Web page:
Updated on 03. Sep. 2020

What you should know about limes and why they're so healthy.

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  • ...promote healthy skin.
    In tropical countries, limes are valued as an anti-aging remedy. Certain substances from lime juice keep the skin healthy and alleviate allergic symptoms.
  • ...strengthen the body's defenses.
    With about 44 milligrams of vitamin C per 100 grams, the lime covers almost 50 percent of the average daily requirement.
  • ..contain important substances.
    Minerals such as magnesium, calcium and phosphorus are in limes, as well as vitamins A, E and various B vitamins.
  • ...can help you lose weight.
    Limes are not only a good choice because they have few calories, but their acidity can also help you burn body fat fast.
  • ...prevent infections.
    One of the lime's components is citrate, which has been proven to fight viruses, bacteria and fungi.
  • ...protect body cells.
    Limes, especially in their peels, contain many flavonoids. These secondary plant substances have an antioxidant effect or intercept free radicals in the body before they can damage the body cells.
  • ..put you in a good mood.
    The essential oil in limes has been proven to have a positive effect on the vegetative nervous system, or the so-called sesqiterpene that can relieve restlessness and anxiety. It also can brighten your mood overall.

What You Should Know About Limes

The lime can do much more than garnish a cocktail. Their similarities to lemons are by no means coincidental: the lime is a lemon's little sister. However, the two citrus fruits differ externally and internally. The lime is smaller, sour and has fewer seeds than lemons. A lime produces about twice as much juice as a lemon. While lemons can tolerate sub-zero temperatures, their little sisters are extremely sensitive to cold — they therefore thrive exclusively in tropical climates. There, the evergreen lime trees and shrubs bear fruit all year round, so there are no harvest breaks.


The lime comes from Malaysia, however, it also grows in many other Southeast Asian and tropical countries like Sri Lanka, India, Egypt, Kenya, Mexico, the West Indies, the Dominican Republic and Brazil.


In the tropics the limes are always ripening so you can get them all year round.


Limes taste slightly tart and much more sour than lemons.


The Mexican or Key lime is particularly small, juicy and aromatic. It can be recognized by its yellowish-green skin and yellow flesh.Often available at the supermarket are Persian limes. This variety has a strong green skin, light green flesh and hardly any seeds. Tahiti limes are similar, but somewhat smaller. An exotic variety is the Kaffir lime, which comes from South East Asia, Africa and Central America. Its skin is not smooth, but wrinkled, and it turns from green to yellow as it ripens. Kaffir limes contain less juice than other varieties.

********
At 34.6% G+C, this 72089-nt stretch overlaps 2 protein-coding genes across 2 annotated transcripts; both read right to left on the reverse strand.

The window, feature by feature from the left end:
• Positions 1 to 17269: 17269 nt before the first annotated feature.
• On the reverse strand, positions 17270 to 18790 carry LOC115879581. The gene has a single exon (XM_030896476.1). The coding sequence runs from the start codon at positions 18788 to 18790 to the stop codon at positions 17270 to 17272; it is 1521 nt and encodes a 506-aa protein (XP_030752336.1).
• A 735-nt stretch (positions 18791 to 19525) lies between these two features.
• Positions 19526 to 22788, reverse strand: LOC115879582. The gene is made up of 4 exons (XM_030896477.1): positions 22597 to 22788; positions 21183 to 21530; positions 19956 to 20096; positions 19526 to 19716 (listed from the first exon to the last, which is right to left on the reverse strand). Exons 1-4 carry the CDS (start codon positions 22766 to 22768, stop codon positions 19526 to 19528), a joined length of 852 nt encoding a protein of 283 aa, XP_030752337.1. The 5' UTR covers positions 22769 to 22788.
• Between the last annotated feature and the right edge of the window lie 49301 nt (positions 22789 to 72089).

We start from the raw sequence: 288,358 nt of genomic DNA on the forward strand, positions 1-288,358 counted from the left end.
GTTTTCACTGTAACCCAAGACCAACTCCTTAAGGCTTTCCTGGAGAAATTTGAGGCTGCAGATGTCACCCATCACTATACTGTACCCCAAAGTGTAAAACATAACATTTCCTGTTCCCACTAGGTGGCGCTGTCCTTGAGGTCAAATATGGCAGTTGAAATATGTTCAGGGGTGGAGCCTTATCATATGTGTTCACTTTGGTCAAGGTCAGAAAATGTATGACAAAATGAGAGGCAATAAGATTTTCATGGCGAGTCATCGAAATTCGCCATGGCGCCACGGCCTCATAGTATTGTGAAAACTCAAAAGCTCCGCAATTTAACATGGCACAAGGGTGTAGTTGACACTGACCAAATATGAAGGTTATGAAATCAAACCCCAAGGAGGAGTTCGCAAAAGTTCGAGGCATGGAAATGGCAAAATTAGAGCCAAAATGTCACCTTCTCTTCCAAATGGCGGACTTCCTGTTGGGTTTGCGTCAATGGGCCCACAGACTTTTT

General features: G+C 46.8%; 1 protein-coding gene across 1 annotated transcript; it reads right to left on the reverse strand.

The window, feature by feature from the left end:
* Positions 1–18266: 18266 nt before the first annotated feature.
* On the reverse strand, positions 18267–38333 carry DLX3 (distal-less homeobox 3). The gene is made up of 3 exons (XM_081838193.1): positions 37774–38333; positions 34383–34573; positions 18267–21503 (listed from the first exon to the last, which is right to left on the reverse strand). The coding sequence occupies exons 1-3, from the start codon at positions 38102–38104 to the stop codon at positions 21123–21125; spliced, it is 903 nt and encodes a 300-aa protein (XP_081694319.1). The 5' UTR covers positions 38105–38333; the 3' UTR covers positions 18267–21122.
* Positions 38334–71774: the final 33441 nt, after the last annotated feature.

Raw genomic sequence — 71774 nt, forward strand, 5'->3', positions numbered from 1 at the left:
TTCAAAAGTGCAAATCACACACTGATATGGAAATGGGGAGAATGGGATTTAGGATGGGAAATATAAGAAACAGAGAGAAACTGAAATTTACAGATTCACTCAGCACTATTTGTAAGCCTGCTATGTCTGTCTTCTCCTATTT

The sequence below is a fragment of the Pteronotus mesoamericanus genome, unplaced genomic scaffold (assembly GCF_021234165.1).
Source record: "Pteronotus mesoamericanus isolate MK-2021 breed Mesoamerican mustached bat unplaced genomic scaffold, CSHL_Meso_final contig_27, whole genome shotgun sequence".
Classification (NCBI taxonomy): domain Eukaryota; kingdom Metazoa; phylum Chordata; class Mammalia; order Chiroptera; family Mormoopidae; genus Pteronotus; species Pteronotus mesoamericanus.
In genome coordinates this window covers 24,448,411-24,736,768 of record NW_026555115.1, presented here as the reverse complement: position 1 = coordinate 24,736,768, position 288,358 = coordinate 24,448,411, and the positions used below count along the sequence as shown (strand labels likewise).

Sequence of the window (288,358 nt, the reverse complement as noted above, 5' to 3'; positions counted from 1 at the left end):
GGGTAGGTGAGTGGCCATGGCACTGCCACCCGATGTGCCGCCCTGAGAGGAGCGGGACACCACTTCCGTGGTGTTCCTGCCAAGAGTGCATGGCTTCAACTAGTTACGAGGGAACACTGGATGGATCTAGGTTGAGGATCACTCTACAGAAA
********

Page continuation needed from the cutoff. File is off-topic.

In Asia and in Egypt there is another variety known as Citrus lemetta, which tastes surprisingly sweet but is not exported.

Here you will find all lime recipes.

How Healthy Are Limes?

The lime does not have quite as much vitamin C as its big sister, the lemon. But with about 44 milligrams per 100 grams, it still contains almost half the daily requirement. This also makes limes valuable in all cases where good defences are required!

Its content of essential oils, minerals, trace elements (especially zinc and iron) as well as folic acid, vitamin A and vitamin E is also remarkable.

Nutritional values of lime per 100 grams  
Calories 30
Protein 0.7 grams
Grease 0.2 grams
Carbohydrates 11 grams
Fibers 3 grams

Shopping and Cooking Tips


You can hardly go wrong with limes that have shiny light green skin. Dark green limes, on the other hand, can have an unpleasantly sour taste, yellow ones are overripe and often taste bitter. Kaffir limes and Kaffir lime leaves are available in well-assorted Asian shops or online.


The lime's skin is thin, so the flesh dries out relatively quickly. If the lime is left at room temperature for longer than about five days, it becomes hard and offers less juice. In a cool, slightly humid room, limes keep much longer at about 50 F and can be stored for up to four weeks.


Even if you only want the pulp or juice, lime with treated peel should always be washed thoroughly under warm water before peeling or squeezing. The peel is only harmless with organic limes, but they should also be washed.

Often the natural protective layer of lime is washed off after harvesting and replaced with natural or artificial wax, which makes the fruit even more durable. Lime marked "untreated" or "peel suitable for consumption" are free from preservatives and pesticide residues, but may be waxed. That is why you should always wash limes with hot water.

What To Make With Limes

Freshly squeezed lime juice is indispensable for many classic cocktails: Caipirinha, mojito or margarita. But non-alcoholic drinks also get more pep with lime juice.

In the kitchen, juice and/or grated lime peel are the finishing touch to exotic dishes. In principle, you can use lime almost anywhere where lemon is usually used. However, its aroma is best suited for use in Mexican, Latin American, Indian and Asian dishes.

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